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International Commodity Organizations and Governance of Global Value Chains

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  • Burger, Kees
  • Daviron, Benoit
  • Flores, Vanessa

Abstract

International commodity Organizations can play a role in reducing transaction costs between producer and consumer. The current organisations do this partly through statistics and collecting and disseminating market information, undertaking projects and convening meetings. Of a traditional focus on the international part of the trade chain they must extend to the whole chain, until the natural resources on the producer side and treatment of waste on the consumer side. This requires more capacity, stronger mandate and more intensive cooperation for the organisations mutually and with UNCTAD, FAO and the World Bank. The representatives of the governments now play the role of administrators and representatives of the industry. They should be customers, guard the public goods and lend a voice to those not yet represented. Lowering of the operation costs brings advantages for consumer and producer. This last group profits especially if she has few alternatives and this justifies the existence of intergovernmental organisations aimed at crops of the poor.

Suggested Citation

  • Burger, Kees & Daviron, Benoit & Flores, Vanessa, 2009. "International Commodity Organizations and Governance of Global Value Chains," 2009 Conference, August 16-22, 2009, Beijing, China 51631, International Association of Agricultural Economists.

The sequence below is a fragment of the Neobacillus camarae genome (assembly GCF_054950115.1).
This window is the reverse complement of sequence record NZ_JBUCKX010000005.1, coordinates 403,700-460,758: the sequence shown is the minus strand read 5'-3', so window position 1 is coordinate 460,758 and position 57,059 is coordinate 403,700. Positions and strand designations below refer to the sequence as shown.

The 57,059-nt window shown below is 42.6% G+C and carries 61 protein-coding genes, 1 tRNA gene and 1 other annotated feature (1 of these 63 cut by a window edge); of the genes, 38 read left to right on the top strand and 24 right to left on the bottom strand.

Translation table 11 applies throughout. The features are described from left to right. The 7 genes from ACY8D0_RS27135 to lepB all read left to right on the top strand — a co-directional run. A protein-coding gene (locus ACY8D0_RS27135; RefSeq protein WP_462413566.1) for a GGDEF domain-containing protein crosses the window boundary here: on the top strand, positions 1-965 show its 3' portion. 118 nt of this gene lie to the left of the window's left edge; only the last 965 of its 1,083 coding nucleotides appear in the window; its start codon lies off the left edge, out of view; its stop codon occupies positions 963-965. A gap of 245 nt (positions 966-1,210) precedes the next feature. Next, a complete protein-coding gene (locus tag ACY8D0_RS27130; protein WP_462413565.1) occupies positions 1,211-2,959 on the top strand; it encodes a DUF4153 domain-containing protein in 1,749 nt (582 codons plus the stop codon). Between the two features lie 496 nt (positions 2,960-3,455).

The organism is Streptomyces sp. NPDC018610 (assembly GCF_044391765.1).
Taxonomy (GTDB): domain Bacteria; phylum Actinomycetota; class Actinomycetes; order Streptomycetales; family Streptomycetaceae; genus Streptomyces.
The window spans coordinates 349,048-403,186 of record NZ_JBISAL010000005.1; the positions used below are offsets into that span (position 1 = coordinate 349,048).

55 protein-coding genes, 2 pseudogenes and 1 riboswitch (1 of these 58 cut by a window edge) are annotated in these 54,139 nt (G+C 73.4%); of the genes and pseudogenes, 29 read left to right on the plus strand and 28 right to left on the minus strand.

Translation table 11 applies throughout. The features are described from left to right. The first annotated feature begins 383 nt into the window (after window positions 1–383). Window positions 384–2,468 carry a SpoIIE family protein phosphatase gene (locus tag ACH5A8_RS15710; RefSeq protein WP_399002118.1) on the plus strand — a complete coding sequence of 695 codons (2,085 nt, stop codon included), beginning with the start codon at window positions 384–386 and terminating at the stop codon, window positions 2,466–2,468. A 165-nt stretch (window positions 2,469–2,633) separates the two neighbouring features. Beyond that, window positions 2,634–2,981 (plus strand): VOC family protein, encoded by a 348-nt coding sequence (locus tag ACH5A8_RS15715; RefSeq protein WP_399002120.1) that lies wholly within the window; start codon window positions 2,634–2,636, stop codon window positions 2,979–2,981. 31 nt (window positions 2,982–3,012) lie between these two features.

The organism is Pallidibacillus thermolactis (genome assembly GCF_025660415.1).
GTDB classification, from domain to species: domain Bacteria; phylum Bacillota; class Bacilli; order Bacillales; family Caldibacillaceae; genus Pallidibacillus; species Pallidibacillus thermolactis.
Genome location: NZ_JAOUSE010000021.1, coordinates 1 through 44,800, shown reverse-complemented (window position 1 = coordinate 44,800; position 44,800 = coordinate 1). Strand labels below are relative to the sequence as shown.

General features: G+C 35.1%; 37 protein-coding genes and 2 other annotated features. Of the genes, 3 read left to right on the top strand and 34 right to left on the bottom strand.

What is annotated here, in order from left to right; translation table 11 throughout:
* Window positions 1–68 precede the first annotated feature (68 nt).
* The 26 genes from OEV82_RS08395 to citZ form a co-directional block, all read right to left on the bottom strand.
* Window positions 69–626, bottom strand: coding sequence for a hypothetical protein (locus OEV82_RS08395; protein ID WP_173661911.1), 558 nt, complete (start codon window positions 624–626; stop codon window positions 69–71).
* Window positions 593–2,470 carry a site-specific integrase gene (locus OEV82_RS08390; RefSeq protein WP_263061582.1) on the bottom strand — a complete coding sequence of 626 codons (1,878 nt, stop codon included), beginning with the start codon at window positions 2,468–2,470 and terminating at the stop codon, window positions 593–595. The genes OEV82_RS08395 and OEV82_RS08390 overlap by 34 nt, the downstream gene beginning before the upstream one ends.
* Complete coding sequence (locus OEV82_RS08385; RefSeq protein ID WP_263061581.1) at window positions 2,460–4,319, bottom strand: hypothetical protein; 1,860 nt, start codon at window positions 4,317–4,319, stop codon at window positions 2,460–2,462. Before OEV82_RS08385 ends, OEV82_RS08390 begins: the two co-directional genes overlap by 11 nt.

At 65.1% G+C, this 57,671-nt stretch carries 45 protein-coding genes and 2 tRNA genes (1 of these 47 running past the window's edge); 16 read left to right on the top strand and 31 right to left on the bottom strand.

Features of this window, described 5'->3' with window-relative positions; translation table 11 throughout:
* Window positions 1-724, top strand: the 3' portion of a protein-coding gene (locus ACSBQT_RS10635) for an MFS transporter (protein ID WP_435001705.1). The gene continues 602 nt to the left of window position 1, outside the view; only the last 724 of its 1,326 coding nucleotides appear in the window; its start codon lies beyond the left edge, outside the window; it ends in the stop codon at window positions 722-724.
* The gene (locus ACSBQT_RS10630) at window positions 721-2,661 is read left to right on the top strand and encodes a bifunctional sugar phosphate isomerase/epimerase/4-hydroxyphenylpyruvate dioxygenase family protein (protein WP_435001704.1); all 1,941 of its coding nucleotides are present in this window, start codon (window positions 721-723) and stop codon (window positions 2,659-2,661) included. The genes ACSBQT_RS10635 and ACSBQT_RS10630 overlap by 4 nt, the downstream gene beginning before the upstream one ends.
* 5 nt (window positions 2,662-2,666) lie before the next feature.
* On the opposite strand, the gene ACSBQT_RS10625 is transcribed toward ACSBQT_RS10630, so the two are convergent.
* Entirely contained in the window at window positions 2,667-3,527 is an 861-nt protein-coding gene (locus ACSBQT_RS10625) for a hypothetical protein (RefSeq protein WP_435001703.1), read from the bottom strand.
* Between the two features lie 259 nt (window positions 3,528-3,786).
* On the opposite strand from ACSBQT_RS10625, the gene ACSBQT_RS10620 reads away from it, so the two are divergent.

• Handle: RePEc:ags:iaae09:51631
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    File URL: http://purl.umn.edu/51631
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    References listed on IDEAS

    as
    1. Grossman, Sanford J & Stiglitz, Joseph E, 1980. "On the Impossibility of Informationally Efficient Markets," American Economic Review, American Economic Association, vol. 70(3), pages 393-408, June.
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    More about this item

    Keywords

    global governance; global value chain; commodities; development; Agricultural and Food Policy; International Development; International Relations/Trade; Q13; O19;

    JEL classification:

    • Q13 - Agricultural and Natural Resource Economics; Environmental and Ecological Economics - - Agriculture - - - Agricultural Markets and Marketing; Cooperatives; Agribusiness
    • O19 - Economic Development, Innovation, Technological Change, and Growth - - Economic Development - - - International Linkages to Development; Role of International Organizations

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